I’ve always said that no one knows what happens inside a marriage but the two who are in it.
Still, when my friend tells me last week that she and her husband are divorcing I feel sad: for her, for her husband and for her daughter. I’m sad for all their dreams they shared as they started their life together as a couple. I’m sad for all the plans they made as parents of a young child, a new family of three. I’m sad for how those dreams shifted and split as years and circumstances changed both them and the things they wanted or needed.
“Don’t be sad,” she says, promising me that she is thrilled for her future and excited about starting this new chapter. I tell her I won’t. Ultimately, I want what’s best for her.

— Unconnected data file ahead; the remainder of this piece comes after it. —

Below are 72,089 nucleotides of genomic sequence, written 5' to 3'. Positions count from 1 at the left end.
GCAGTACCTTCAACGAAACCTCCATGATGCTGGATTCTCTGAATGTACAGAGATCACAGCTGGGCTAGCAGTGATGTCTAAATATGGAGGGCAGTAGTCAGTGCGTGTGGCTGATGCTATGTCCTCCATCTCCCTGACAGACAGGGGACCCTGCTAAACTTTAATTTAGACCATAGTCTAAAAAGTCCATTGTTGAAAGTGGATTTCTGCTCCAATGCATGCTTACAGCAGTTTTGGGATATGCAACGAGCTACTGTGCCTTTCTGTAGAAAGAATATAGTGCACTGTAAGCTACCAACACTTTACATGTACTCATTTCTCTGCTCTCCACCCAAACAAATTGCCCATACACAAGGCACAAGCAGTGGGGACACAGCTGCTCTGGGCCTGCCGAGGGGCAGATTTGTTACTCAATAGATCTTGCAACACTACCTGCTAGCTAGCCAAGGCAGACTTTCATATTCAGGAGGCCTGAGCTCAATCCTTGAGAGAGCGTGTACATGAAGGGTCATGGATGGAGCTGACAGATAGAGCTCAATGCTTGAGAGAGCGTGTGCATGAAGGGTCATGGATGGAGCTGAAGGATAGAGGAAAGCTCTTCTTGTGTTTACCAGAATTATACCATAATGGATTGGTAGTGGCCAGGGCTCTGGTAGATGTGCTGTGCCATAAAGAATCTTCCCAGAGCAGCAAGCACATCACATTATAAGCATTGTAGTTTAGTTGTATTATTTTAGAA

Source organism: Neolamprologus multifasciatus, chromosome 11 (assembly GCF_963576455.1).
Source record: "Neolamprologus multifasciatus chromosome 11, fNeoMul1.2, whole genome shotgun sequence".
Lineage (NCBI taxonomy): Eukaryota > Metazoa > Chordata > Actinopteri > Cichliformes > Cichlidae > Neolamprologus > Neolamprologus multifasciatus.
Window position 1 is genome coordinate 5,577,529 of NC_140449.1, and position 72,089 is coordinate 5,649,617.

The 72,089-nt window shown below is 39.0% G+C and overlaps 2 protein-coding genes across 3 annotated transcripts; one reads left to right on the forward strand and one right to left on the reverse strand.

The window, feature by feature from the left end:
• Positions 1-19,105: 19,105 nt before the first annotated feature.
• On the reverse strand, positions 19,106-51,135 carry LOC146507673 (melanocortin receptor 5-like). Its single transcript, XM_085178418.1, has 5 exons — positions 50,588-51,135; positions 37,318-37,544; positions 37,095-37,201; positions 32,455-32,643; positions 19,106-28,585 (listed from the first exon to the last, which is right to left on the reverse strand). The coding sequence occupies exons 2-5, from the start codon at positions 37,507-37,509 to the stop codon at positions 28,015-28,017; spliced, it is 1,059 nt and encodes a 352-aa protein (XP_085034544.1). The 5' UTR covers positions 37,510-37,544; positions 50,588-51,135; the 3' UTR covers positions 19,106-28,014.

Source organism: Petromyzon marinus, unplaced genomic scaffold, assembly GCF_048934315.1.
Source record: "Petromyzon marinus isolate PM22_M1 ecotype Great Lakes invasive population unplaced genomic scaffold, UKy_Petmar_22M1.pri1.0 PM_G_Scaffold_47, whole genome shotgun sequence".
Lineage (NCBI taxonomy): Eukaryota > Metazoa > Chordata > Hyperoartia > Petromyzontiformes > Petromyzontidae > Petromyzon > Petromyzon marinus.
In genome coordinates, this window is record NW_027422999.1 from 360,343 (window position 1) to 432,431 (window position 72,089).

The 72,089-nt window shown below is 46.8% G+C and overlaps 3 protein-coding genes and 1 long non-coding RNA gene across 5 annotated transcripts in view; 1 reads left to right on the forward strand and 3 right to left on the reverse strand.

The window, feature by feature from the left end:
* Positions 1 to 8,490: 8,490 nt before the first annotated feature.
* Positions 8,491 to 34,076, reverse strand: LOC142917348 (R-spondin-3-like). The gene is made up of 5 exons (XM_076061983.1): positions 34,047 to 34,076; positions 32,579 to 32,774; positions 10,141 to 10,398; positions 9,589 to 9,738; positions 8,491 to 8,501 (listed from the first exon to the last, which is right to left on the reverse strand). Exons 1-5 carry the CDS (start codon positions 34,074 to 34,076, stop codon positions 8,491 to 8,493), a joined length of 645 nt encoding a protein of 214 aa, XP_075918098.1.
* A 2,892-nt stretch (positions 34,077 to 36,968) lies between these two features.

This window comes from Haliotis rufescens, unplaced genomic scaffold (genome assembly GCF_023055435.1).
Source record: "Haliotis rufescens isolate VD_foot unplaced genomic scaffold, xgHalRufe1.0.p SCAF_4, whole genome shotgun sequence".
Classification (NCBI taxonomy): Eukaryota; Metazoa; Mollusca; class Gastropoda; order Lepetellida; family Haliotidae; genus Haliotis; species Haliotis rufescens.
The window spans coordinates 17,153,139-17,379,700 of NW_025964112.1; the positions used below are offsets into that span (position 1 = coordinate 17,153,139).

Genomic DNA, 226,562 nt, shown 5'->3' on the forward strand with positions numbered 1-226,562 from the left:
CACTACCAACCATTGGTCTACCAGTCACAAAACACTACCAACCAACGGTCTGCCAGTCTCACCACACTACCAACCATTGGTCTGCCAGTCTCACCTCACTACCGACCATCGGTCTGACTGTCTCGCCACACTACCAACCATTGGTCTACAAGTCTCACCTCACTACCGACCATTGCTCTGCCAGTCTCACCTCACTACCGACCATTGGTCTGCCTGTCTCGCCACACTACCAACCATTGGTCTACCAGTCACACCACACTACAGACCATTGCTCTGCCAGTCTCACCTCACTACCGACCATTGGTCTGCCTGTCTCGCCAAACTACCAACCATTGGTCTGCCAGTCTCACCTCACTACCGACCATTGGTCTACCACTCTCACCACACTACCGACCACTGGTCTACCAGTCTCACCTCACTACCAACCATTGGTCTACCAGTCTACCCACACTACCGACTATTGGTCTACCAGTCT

Being a friend means supporting choices. Whether it be divorcing or staying together, parenting styles or lifestyle choices, a friend is a friend.
It’s been a crazy day with the boys but I know without a doubt that I need to make the effort and stop by my friend’s housewarming party. A. and I pick up something to bring and we schlep over.
My spirits and energy immediately lift as I see her in her new kitchen smiling and laughing. “Welcome,” she calls from her barstool throne. “Welcome to me new home!”
She offers me hot tea, something to eat, a hug. All things that say home. She outlines her plans for her new space as we walk from room to room. “I’m going to knock out this wall,” she says pointing. “And redo this bathroom.”
I offer my SUV for moving this week. “Whatever you need,” I say. “You’ll call?”
She smiles yes. And I know, without a doubt, that she’s going to be OK.